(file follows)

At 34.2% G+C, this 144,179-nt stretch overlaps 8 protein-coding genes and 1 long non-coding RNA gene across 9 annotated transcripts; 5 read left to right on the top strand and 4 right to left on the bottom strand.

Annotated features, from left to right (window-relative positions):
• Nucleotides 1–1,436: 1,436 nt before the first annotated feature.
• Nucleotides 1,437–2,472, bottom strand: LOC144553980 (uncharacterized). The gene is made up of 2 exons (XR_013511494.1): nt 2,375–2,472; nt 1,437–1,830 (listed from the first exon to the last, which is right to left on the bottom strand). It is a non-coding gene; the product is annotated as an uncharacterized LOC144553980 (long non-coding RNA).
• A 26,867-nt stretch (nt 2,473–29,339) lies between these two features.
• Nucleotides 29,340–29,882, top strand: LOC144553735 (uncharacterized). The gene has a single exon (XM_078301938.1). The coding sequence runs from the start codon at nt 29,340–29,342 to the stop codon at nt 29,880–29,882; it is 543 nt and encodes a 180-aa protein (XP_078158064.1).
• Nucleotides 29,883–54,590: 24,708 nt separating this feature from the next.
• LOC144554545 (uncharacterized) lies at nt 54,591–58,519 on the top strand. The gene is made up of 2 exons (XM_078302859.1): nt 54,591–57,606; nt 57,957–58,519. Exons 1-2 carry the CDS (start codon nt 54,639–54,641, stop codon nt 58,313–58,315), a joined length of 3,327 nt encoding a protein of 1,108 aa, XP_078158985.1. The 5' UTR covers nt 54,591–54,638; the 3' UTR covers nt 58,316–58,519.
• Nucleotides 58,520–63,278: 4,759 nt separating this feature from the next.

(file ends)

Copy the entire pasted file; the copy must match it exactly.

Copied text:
At 34.2% G+C, this 144,179-nt stretch overlaps 8 protein-coding genes and 1 long non-coding RNA gene across 9 annotated transcripts; 5 read left to right on the top strand and 4 right to left on the bottom strand.

Annotated features, from left to right (window-relative positions):
• Nucleotides 1–1,436: 1,436 nt before the first annotated feature.
• Nucleotides 1,437–2,472, bottom strand: LOC144553980 (uncharacterized). The gene is made up of 2 exons (XR_013511494.1): nt 2,375–2,472; nt 1,437–1,830 (listed from the first exon to the last, which is right to left on the bottom strand). It is a non-coding gene; the product is annotated as an uncharacterized LOC144553980 (long non-coding RNA).
• A 26,867-nt stretch (nt 2,473–29,339) lies between these two features.
• Nucleotides 29,340–29,882, top strand: LOC144553735 (uncharacterized). The gene has a single exon (XM_078301938.1). The coding sequence runs from the start codon at nt 29,340–29,342 to the stop codon at nt 29,880–29,882; it is 543 nt and encodes a 180-aa protein (XP_078158064.1).
• Nucleotides 29,883–54,590: 24,708 nt separating this feature from the next.
• LOC144554545 (uncharacterized) lies at nt 54,591–58,519 on the top strand. The gene is made up of 2 exons (XM_078302859.1): nt 54,591–57,606; nt 57,957–58,519. Exons 1-2 carry the CDS (start codon nt 54,639–54,641, stop codon nt 58,313–58,315), a joined length of 3,327 nt encoding a protein of 1,108 aa, XP_078158985.1. The 5' UTR covers nt 54,591–54,638; the 3' UTR covers nt 58,316–58,519.
• Nucleotides 58,520–63,278: 4,759 nt separating this feature from the next.